Latest posts by Joy Pullmann (see all)
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Call me an optimist (perhaps it’s my relative youth), but America’s independent streak is widening more than ever when it comes to school reform, and that hearkens positive prospects for upcoming months and years.
In this case, establishment publication EdWeek reports on “frustrated” parents and educators growing louder in rejecting federal and bureaucratic impositions in classrooms.
Organizers say the effort aims to galvanize and give voice to those who believe policymakers, including U.S. Secretary of Education Arne Duncan and state governors, have gone astray in their remedies for improving American schools. Leaders of the march—current and former educators among them—say they’re determined to build a grassroots movement that has staying power beyond the gathering this summer and “restores” a central role for educators, parents, and communities in policy decisions.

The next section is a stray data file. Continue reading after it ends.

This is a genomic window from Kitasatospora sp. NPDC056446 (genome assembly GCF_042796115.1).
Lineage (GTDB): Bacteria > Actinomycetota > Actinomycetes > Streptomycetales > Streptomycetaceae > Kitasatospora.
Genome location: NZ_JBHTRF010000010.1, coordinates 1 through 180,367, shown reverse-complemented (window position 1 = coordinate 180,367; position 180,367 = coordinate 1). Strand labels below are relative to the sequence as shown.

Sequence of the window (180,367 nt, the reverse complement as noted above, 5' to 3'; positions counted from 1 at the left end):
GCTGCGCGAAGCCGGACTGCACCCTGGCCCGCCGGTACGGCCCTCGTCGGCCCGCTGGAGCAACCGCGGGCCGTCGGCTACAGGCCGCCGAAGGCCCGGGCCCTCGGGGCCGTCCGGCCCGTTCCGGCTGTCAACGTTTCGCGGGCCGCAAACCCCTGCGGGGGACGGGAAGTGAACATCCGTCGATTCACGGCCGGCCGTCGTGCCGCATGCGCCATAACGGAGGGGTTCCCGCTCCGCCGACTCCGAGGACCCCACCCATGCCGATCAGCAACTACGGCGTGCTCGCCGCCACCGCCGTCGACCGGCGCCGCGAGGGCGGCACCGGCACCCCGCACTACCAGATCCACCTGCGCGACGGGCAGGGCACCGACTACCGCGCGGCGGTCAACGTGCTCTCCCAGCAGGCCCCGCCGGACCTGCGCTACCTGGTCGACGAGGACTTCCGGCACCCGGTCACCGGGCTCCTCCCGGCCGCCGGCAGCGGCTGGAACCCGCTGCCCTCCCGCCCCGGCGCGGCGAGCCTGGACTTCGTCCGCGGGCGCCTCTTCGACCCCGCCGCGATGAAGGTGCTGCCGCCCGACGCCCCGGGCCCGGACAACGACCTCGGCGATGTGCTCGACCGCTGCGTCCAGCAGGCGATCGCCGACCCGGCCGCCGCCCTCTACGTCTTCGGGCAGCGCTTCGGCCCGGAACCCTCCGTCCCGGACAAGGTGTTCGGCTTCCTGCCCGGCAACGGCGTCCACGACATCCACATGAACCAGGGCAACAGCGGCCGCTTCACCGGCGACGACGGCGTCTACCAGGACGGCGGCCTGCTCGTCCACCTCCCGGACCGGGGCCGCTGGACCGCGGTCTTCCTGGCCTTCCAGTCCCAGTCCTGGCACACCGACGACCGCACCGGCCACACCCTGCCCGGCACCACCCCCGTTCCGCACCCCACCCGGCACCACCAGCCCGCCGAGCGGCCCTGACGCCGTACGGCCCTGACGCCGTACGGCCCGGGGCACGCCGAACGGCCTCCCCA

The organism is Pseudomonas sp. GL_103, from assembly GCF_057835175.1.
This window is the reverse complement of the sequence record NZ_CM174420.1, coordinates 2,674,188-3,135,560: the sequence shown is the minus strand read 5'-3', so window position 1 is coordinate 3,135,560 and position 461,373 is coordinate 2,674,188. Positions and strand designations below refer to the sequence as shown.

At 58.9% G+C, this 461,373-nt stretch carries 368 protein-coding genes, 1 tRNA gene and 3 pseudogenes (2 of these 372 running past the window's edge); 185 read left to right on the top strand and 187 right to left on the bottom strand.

Not only the impossible-to-satisfy hamstrings in No Child Left Behind, but arch-arrogant (and anti-Constitution) statements by Education Secretary Arne Duncan that he will unilaterally reprieve states from legislative requirements have contributed to grassroots disgust. And the people getting annoyed are no longer the “likelies,” but quiet, establishment types.
Now, anger and frustration can be constructive. It can also be destructive. People who care about education and federal overreach everywhere have growing opportunities to educate and join with their neighbors to enact useful reforms and regain rights and responsibilities we have lost.
Now is the time to speak up and move out. You might start with Heartland’s simple primer, “10 Principles of School Choice.”
Image by Westside Shooter.